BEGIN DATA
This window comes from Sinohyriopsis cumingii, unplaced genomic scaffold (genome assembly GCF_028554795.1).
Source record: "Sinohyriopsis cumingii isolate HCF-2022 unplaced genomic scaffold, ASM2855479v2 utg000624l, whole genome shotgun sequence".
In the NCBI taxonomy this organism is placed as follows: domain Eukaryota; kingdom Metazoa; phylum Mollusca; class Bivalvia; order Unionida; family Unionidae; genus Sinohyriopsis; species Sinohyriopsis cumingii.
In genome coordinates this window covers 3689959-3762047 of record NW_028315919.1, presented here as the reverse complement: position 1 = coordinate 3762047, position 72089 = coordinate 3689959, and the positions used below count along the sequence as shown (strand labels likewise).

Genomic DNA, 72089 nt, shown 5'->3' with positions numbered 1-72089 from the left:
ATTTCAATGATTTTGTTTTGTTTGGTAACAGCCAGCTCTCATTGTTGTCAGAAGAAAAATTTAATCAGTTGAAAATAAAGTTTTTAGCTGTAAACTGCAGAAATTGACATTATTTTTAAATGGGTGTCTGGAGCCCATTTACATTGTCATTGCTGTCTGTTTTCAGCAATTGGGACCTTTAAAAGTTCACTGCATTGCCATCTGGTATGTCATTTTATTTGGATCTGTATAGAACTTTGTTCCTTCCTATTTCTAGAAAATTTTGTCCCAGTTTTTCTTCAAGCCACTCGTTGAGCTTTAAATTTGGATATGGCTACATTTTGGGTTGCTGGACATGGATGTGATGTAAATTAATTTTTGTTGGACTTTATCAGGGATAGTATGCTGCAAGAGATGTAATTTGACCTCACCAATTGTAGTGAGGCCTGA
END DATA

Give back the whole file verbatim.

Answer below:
This window comes from Sinohyriopsis cumingii, unplaced genomic scaffold (genome assembly GCF_028554795.1).
Source record: "Sinohyriopsis cumingii isolate HCF-2022 unplaced genomic scaffold, ASM2855479v2 utg000624l, whole genome shotgun sequence".
In the NCBI taxonomy this organism is placed as follows: domain Eukaryota; kingdom Metazoa; phylum Mollusca; class Bivalvia; order Unionida; family Unionidae; genus Sinohyriopsis; species Sinohyriopsis cumingii.
In genome coordinates this window covers 3689959-3762047 of record NW_028315919.1, presented here as the reverse complement: position 1 = coordinate 3762047, position 72089 = coordinate 3689959, and the positions used below count along the sequence as shown (strand labels likewise).

Genomic DNA, 72089 nt, shown 5'->3' with positions numbered 1-72089 from the left:
ATTTCAATGATTTTGTTTTGTTTGGTAACAGCCAGCTCTCATTGTTGTCAGAAGAAAAATTTAATCAGTTGAAAATAAAGTTTTTAGCTGTAAACTGCAGAAATTGACATTATTTTTAAATGGGTGTCTGGAGCCCATTTACATTGTCATTGCTGTCTGTTTTCAGCAATTGGGACCTTTAAAAGTTCACTGCATTGCCATCTGGTATGTCATTTTATTTGGATCTGTATAGAACTTTGTTCCTTCCTATTTCTAGAAAATTTTGTCCCAGTTTTTCTTCAAGCCACTCGTTGAGCTTTAAATTTGGATATGGCTACATTTTGGGTTGCTGGACATGGATGTGATGTAAATTAATTTTTGTTGGACTTTATCAGGGATAGTATGCTGCAAGAGATGTAATTTGACCTCACCAATTGTAGTGAGGCCTGA